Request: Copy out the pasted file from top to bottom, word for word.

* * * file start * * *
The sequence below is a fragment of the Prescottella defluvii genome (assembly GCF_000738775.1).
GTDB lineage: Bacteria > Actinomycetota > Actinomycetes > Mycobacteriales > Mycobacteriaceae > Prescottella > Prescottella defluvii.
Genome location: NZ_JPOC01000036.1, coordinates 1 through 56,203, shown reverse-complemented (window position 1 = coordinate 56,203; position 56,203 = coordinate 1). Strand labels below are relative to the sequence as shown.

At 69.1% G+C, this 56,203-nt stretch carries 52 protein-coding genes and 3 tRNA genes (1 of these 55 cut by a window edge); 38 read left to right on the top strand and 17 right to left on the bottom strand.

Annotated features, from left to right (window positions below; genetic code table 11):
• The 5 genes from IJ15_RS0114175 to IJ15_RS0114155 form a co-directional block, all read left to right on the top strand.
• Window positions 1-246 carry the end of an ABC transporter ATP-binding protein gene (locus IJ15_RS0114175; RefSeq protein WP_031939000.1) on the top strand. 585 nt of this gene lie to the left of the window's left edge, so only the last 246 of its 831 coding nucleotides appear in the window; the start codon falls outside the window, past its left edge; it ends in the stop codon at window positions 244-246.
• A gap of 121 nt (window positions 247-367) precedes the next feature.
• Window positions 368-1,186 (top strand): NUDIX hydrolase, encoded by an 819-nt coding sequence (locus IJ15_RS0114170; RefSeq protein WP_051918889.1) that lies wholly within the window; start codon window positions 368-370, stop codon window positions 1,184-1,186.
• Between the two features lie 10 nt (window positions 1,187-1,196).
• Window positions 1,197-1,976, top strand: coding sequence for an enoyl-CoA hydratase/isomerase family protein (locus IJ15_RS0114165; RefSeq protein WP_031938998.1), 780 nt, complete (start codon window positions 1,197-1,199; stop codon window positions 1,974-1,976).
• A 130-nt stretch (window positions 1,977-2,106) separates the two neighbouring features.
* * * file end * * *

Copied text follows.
The sequence below is a fragment of the Prescottella defluvii genome (assembly GCF_000738775.1).
GTDB lineage: Bacteria > Actinomycetota > Actinomycetes > Mycobacteriales > Mycobacteriaceae > Prescottella > Prescottella defluvii.
Genome location: NZ_JPOC01000036.1, coordinates 1 through 56,203, shown reverse-complemented (window position 1 = coordinate 56,203; position 56,203 = coordinate 1). Strand labels below are relative to the sequence as shown.

At 69.1% G+C, this 56,203-nt stretch carries 52 protein-coding genes and 3 tRNA genes (1 of these 55 cut by a window edge); 38 read left to right on the top strand and 17 right to left on the bottom strand.

Annotated features, from left to right (window positions below; genetic code table 11):
• The 5 genes from IJ15_RS0114175 to IJ15_RS0114155 form a co-directional block, all read left to right on the top strand.
• Window positions 1-246 carry the end of an ABC transporter ATP-binding protein gene (locus IJ15_RS0114175; RefSeq protein WP_031939000.1) on the top strand. 585 nt of this gene lie to the left of the window's left edge, so only the last 246 of its 831 coding nucleotides appear in the window; the start codon falls outside the window, past its left edge; it ends in the stop codon at window positions 244-246.
• A gap of 121 nt (window positions 247-367) precedes the next feature.
• Window positions 368-1,186 (top strand): NUDIX hydrolase, encoded by an 819-nt coding sequence (locus IJ15_RS0114170; RefSeq protein WP_051918889.1) that lies wholly within the window; start codon window positions 368-370, stop codon window positions 1,184-1,186.
• Between the two features lie 10 nt (window positions 1,187-1,196).
• Window positions 1,197-1,976, top strand: coding sequence for an enoyl-CoA hydratase/isomerase family protein (locus IJ15_RS0114165; RefSeq protein WP_031938998.1), 780 nt, complete (start codon window positions 1,197-1,199; stop codon window positions 1,974-1,976).
• A 130-nt stretch (window positions 1,977-2,106) separates the two neighbouring features.